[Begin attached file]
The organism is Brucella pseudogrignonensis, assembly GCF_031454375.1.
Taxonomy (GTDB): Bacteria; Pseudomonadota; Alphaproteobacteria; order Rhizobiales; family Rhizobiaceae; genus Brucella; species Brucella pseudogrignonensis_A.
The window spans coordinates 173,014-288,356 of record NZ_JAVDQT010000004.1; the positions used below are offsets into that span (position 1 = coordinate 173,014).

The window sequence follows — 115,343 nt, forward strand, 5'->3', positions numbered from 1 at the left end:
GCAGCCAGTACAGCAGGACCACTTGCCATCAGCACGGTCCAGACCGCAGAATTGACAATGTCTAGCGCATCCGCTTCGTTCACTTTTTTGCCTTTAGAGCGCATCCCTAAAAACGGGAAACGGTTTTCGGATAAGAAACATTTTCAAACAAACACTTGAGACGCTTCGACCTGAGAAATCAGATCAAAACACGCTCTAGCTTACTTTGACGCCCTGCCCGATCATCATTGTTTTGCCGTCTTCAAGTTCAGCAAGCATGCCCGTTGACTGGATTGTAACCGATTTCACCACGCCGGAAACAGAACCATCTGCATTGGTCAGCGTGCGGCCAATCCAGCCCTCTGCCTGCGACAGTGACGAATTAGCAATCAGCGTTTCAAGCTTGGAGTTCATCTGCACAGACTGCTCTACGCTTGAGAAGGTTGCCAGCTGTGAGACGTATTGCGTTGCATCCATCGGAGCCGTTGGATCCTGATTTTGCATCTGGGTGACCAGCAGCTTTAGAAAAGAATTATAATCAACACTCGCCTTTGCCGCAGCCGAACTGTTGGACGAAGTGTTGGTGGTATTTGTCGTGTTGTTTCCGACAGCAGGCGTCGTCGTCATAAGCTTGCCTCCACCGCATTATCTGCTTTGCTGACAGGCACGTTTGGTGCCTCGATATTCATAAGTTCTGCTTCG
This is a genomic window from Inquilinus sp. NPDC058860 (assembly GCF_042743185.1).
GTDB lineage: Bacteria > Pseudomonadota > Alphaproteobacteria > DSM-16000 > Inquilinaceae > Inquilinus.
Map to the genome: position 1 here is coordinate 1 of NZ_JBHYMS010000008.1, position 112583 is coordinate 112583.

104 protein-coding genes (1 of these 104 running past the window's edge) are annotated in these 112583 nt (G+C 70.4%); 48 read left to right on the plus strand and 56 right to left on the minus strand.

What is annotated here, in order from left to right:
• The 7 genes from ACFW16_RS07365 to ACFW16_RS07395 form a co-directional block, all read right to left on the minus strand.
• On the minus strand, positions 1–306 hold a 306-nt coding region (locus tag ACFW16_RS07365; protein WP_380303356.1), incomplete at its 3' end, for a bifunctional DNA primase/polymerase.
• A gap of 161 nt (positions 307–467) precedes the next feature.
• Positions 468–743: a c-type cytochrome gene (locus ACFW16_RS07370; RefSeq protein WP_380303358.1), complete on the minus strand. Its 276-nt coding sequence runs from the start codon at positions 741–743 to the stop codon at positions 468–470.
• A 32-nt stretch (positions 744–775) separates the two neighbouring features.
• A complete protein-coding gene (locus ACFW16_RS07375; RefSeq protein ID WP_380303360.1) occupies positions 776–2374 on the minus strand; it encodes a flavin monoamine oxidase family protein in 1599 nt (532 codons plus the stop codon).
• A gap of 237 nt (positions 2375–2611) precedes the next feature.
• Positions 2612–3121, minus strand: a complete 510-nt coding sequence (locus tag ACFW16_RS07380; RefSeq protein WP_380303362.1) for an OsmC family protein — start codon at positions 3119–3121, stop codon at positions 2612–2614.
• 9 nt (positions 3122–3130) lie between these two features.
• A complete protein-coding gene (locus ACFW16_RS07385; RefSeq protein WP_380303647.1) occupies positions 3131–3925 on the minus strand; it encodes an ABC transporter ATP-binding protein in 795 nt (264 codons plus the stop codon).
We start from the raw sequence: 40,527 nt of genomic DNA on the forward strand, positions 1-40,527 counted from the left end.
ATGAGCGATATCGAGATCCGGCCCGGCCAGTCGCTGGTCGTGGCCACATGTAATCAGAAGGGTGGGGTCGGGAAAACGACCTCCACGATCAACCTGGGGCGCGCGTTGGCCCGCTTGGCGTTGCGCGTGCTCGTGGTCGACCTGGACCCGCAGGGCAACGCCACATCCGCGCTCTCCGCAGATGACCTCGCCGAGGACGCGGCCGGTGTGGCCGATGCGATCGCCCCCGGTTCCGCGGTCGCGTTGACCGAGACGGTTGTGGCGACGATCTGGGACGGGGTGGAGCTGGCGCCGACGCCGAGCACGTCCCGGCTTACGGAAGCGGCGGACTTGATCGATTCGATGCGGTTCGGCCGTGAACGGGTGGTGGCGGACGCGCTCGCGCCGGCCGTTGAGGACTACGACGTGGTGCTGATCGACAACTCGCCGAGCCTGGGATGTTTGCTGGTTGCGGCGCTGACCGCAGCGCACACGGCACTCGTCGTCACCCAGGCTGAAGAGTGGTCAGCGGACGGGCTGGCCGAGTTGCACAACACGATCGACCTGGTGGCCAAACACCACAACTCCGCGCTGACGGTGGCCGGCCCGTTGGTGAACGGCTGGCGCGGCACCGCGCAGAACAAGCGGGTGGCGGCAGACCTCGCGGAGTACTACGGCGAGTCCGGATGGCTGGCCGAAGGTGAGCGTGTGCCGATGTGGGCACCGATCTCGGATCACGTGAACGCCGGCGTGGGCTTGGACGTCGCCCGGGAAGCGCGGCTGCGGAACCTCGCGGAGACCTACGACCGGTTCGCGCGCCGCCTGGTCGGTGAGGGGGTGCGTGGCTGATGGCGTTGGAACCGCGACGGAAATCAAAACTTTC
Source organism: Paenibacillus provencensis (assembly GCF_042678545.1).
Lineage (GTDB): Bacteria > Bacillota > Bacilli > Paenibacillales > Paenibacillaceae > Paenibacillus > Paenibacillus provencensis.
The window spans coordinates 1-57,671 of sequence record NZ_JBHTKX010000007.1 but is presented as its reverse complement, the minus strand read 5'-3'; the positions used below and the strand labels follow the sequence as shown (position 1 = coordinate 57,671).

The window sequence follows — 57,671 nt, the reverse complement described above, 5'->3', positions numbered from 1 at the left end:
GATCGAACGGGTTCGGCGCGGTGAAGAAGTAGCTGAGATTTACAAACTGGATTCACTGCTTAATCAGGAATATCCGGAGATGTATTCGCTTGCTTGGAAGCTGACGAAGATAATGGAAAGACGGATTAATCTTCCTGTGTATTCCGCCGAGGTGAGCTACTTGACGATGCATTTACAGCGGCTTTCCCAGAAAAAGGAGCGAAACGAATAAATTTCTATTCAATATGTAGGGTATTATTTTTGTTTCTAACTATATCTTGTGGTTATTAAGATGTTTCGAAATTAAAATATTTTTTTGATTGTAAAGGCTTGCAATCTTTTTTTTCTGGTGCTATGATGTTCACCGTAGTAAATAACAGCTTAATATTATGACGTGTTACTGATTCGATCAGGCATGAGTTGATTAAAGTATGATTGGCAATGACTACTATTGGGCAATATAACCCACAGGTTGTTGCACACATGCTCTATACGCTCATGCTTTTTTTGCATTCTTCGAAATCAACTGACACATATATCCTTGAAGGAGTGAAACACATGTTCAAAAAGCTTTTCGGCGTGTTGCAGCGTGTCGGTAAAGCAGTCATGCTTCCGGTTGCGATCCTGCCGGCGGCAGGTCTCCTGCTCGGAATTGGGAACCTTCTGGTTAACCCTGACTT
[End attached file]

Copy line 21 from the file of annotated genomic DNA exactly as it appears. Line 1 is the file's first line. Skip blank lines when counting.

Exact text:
We start from the raw sequence: 40,527 nt of genomic DNA on the forward strand, positions 1-40,527 counted from the left end.